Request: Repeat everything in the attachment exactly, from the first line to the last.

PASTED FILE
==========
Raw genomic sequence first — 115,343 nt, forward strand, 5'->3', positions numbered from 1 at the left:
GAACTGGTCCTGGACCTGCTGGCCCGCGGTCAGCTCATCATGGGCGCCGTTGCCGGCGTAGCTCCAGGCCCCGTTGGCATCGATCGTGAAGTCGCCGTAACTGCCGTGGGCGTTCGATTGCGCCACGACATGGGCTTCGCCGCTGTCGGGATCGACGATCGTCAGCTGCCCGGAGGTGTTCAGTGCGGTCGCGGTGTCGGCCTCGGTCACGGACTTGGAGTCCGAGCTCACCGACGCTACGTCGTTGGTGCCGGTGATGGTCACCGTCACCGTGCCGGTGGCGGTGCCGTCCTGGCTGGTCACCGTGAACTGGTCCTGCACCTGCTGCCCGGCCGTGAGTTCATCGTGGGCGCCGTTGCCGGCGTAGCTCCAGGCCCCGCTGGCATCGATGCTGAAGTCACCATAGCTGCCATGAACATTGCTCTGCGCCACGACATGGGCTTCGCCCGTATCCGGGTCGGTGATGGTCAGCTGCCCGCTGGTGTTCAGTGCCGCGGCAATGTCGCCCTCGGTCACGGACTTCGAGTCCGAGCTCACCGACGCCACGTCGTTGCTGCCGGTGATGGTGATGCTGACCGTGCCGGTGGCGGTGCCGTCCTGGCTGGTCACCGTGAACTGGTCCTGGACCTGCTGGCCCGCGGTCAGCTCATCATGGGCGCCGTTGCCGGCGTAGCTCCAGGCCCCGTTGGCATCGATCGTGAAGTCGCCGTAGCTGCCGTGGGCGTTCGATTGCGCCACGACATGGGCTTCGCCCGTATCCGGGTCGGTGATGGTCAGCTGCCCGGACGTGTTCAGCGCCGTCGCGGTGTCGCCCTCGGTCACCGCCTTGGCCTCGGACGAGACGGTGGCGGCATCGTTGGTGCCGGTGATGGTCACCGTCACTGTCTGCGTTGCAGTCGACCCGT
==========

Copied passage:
Raw genomic sequence first — 115,343 nt, forward strand, 5'->3', positions numbered from 1 at the left:
GAACTGGTCCTGGACCTGCTGGCCCGCGGTCAGCTCATCATGGGCGCCGTTGCCGGCGTAGCTCCAGGCCCCGTTGGCATCGATCGTGAAGTCGCCGTAACTGCCGTGGGCGTTCGATTGCGCCACGACATGGGCTTCGCCGCTGTCGGGATCGACGATCGTCAGCTGCCCGGAGGTGTTCAGTGCGGTCGCGGTGTCGGCCTCGGTCACGGACTTGGAGTCCGAGCTCACCGACGCTACGTCGTTGGTGCCGGTGATGGTCACCGTCACCGTGCCGGTGGCGGTGCCGTCCTGGCTGGTCACCGTGAACTGGTCCTGCACCTGCTGCCCGGCCGTGAGTTCATCGTGGGCGCCGTTGCCGGCGTAGCTCCAGGCCCCGCTGGCATCGATGCTGAAGTCACCATAGCTGCCATGAACATTGCTCTGCGCCACGACATGGGCTTCGCCCGTATCCGGGTCGGTGATGGTCAGCTGCCCGCTGGTGTTCAGTGCCGCGGCAATGTCGCCCTCGGTCACGGACTTCGAGTCCGAGCTCACCGACGCCACGTCGTTGCTGCCGGTGATGGTGATGCTGACCGTGCCGGTGGCGGTGCCGTCCTGGCTGGTCACCGTGAACTGGTCCTGGACCTGCTGGCCCGCGGTCAGCTCATCATGGGCGCCGTTGCCGGCGTAGCTCCAGGCCCCGTTGGCATCGATCGTGAAGTCGCCGTAGCTGCCGTGGGCGTTCGATTGCGCCACGACATGGGCTTCGCCCGTATCCGGGTCGGTGATGGTCAGCTGCCCGGACGTGTTCAGCGCCGTCGCGGTGTCGCCCTCGGTCACCGCCTTGGCCTCGGACGAGACGGTGGCGGCATCGTTGGTGCCGGTGATGGTCACCGTCACTGTCTGCGTTGCAGTCGACCCGT